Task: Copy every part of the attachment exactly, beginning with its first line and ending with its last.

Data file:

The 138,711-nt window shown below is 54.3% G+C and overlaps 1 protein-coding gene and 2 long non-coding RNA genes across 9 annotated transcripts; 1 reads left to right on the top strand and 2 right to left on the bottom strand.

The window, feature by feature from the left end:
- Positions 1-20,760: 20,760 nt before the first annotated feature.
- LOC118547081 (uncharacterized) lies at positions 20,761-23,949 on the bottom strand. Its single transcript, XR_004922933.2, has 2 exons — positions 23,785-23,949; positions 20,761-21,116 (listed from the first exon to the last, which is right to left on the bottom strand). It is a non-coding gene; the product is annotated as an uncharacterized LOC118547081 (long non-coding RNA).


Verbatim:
The 138,711-nt window shown below is 54.3% G+C and overlaps 1 protein-coding gene and 2 long non-coding RNA genes across 9 annotated transcripts; 1 reads left to right on the top strand and 2 right to left on the bottom strand.

The window, feature by feature from the left end:
- Positions 1-20,760: 20,760 nt before the first annotated feature.
- LOC118547081 (uncharacterized) lies at positions 20,761-23,949 on the bottom strand. Its single transcript, XR_004922933.2, has 2 exons — positions 23,785-23,949; positions 20,761-21,116 (listed from the first exon to the last, which is right to left on the bottom strand). It is a non-coding gene; the product is annotated as an uncharacterized LOC118547081 (long non-coding RNA).